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Health & Fit The CDC Makes It Official: Public Pools Are Disgusting

13:42  25 may  2018
13:42  25 may  2018 Source:   mentalfloss.com

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a person sitting in a swimming pool: The CDC Makes It Offical: Public Pools Are Disgusting © iStock The CDC Makes It Offical: Public Pools Are Disgusting

Every summer, warm weather sends people across the country looking for a cool refuge in public pools, hotel pools, spas, and other water-based destinations. Before you take the plunge, you may want to heed the advice of the Centers for Disease Control and Prevention (CDC). Jumping into a publicly-populated pool could be like bathing in someone else’s diarrhea, as Men’s Health reports.

The health agency revealed its findings in their Mortality and Morbidity Report, which explains why pools are ground zero for bacteria. Between 2000 and 2014, the CDC traced 493 outbreaks and over 27,000 cases of illness that could be connected to exposure to a public pool. The primary culprit was Cryptosporidium, a parasite found in feces that causes intestinal distress. The determined little bugs can survive for up to seven days after encountering the CDC’s recommended levels of one to three parts per million (PPM) of free chlorine. Even if the pool is being cleaned and maintained properly, Cryptosporidium can idle long enough to infect someone else. The report also indicated that Legionella (which causes Legionnaire’s disease) and Pseudomonas (responsible for ear infections and folliculitis) were found in some of the pools.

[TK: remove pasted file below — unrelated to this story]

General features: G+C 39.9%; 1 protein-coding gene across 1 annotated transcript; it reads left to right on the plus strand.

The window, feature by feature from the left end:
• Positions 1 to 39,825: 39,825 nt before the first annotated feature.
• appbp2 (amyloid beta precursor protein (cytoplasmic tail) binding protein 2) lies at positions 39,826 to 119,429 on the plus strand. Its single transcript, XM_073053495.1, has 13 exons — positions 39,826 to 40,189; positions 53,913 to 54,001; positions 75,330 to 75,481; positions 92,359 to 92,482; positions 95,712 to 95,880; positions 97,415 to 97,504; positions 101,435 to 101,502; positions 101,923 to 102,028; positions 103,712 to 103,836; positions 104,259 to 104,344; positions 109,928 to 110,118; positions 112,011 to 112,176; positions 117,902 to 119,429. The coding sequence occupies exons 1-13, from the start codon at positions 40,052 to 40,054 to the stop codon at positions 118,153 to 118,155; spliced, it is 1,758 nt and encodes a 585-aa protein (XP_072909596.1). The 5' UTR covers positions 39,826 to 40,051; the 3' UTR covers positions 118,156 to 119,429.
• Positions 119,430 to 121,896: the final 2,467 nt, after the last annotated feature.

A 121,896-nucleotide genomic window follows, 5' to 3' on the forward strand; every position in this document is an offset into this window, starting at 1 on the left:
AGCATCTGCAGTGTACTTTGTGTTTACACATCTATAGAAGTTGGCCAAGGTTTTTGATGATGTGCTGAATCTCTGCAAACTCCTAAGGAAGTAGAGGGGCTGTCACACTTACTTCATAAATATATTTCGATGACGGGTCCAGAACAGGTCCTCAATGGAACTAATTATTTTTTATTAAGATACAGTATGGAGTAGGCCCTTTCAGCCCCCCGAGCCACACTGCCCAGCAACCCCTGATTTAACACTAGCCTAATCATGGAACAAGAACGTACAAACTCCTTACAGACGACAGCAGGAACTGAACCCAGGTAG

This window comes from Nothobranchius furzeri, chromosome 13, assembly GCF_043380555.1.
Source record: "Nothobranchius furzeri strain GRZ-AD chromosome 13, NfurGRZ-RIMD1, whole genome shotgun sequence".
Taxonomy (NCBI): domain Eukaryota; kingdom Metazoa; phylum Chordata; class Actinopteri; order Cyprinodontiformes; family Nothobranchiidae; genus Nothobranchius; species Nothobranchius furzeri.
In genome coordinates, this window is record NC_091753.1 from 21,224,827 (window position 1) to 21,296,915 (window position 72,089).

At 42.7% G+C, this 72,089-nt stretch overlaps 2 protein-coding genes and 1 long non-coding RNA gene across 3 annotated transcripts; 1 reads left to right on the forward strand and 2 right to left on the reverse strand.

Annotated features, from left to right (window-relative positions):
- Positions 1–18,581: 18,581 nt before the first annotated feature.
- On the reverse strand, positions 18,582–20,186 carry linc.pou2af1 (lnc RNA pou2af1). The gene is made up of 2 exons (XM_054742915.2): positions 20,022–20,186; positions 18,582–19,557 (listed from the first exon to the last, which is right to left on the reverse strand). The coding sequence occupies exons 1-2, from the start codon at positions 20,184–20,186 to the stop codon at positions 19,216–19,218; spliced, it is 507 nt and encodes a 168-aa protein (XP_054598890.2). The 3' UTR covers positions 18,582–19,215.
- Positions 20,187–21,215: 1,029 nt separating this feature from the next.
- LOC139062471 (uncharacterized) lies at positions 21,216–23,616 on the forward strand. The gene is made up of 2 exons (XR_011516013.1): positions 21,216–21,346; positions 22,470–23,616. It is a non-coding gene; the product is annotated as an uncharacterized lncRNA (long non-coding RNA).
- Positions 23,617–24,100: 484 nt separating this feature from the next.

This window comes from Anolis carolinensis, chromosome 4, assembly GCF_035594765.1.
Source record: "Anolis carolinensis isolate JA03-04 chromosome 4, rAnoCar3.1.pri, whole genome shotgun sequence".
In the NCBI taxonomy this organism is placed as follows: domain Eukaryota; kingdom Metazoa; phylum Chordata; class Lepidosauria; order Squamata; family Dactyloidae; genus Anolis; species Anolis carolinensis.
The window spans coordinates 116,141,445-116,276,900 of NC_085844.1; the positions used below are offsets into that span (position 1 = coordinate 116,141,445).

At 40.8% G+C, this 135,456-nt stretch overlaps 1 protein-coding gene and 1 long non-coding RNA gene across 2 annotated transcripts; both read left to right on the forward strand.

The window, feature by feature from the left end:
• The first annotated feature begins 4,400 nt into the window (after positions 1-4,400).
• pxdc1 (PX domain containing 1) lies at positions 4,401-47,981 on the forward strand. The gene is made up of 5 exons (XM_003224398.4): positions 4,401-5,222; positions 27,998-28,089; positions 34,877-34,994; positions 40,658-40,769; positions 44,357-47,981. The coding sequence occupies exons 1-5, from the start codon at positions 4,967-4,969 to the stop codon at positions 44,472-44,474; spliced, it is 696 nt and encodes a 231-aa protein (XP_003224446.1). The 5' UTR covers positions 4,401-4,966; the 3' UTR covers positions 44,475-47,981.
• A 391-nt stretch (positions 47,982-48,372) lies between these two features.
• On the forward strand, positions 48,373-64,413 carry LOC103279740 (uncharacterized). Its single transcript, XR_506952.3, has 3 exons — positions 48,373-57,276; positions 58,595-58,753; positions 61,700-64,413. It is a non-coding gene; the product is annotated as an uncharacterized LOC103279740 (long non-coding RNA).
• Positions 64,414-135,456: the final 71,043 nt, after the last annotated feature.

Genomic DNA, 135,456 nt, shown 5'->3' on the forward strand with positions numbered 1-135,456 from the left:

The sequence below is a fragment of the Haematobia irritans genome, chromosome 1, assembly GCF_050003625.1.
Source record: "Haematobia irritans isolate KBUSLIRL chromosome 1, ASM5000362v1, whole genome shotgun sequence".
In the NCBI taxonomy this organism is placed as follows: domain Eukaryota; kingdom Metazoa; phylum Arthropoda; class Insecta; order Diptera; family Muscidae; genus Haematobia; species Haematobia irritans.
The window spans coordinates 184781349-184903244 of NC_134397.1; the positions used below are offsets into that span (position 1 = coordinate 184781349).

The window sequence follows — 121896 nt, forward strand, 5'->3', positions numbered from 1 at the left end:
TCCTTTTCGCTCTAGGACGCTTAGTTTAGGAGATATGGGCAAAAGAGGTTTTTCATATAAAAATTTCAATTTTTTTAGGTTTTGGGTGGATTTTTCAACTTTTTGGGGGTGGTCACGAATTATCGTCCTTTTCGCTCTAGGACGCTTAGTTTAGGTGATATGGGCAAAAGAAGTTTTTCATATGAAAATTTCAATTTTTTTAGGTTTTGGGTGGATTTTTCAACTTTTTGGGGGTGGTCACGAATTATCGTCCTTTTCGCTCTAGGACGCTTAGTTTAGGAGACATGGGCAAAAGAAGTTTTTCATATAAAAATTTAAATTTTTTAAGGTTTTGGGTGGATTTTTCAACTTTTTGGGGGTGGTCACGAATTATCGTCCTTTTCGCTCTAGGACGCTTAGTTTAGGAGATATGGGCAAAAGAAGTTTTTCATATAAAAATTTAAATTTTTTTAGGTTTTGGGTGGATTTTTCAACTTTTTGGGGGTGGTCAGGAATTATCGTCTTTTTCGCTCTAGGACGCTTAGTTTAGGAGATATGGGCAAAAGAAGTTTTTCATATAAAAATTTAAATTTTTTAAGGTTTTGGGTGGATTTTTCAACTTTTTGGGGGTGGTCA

The problem is likely the result of swimmers entering the pool while suffering from an upset stomach and leaving trace fecal matter behind. The CDC recommends that you not enter a public pool if you feel unwell, that you ask for a pool inspection report if you’re concerned about the hygiene of the facility, and that you absolutely not swallow any water. The agency also recommends that any pool owner who has experienced a “diarrheal incident” in their water opt for hyperchlorination to kill bacteria.

Summer travel warning: CDC finds thousands of pool-related illnesses .
Do you and your family jump into the pool right after you check into your hotel on summer vacation? If so, you better be careful. A new study from the Centers from Disease Control and Prevention (CDC) found that between 2000 and 2014, more than 27,000 people got sick from being in “recreational water,” and eight of them died. The CDC defines recreational water as swimming pools, hot tubs and water parks. The agency identified a total of almost 500 separate “outbreaks” of pool-related disease, with an outbreak defined as two or more people getting the same illness from the same source at about the same time.“Hotels (i.e.

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